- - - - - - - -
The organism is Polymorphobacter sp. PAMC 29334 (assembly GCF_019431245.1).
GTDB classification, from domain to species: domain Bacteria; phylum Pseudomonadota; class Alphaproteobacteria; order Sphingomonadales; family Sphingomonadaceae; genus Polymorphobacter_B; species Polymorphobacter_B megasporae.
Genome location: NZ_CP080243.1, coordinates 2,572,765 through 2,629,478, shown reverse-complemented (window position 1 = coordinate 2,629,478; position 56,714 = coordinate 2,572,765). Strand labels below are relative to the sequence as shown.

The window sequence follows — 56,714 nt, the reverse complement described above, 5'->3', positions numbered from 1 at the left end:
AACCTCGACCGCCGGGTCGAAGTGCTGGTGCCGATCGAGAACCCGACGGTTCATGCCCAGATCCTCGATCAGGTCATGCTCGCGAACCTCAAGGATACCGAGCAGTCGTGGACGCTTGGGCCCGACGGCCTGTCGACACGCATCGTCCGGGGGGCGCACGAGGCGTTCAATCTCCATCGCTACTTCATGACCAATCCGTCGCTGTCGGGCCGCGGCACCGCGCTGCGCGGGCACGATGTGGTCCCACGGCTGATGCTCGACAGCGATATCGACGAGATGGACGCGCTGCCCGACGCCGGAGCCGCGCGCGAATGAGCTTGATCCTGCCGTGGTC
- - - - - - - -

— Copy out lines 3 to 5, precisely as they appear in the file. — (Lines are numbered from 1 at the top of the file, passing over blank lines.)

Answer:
Genome location: NZ_CP080243.1, coordinates 2,572,765 through 2,629,478, shown reverse-complemented (window position 1 = coordinate 2,629,478; position 56,714 = coordinate 2,572,765). Strand labels below are relative to the sequence as shown.

The window sequence follows — 56,714 nt, the reverse complement described above, 5'->3', positions numbered from 1 at the left end:
AACCTCGACCGCCGGGTCGAAGTGCTGGTGCCGATCGAGAACCCGACGGTTCATGCCCAGATCCTCGATCAGGTCATGCTCGCGAACCTCAAGGATACCGAGCAGTCGTGGACGCTTGGGCCCGACGGCCTGTCGACACGCATCGTCCGGGGGGCGCACGAGGCGTTCAATCTCCATCGCTACTTCATGACCAATCCGTCGCTGTCGGGCCGCGGCACCGCGCTGCGCGGGCACGATGTGGTCCCACGGCTGATGCTCGACAGCGATATCGACGAGATGGACGCGCTGCCCGACGCCGGAGCCGCGCGCGAATGAGCTTGATCCTGCCGTGGTC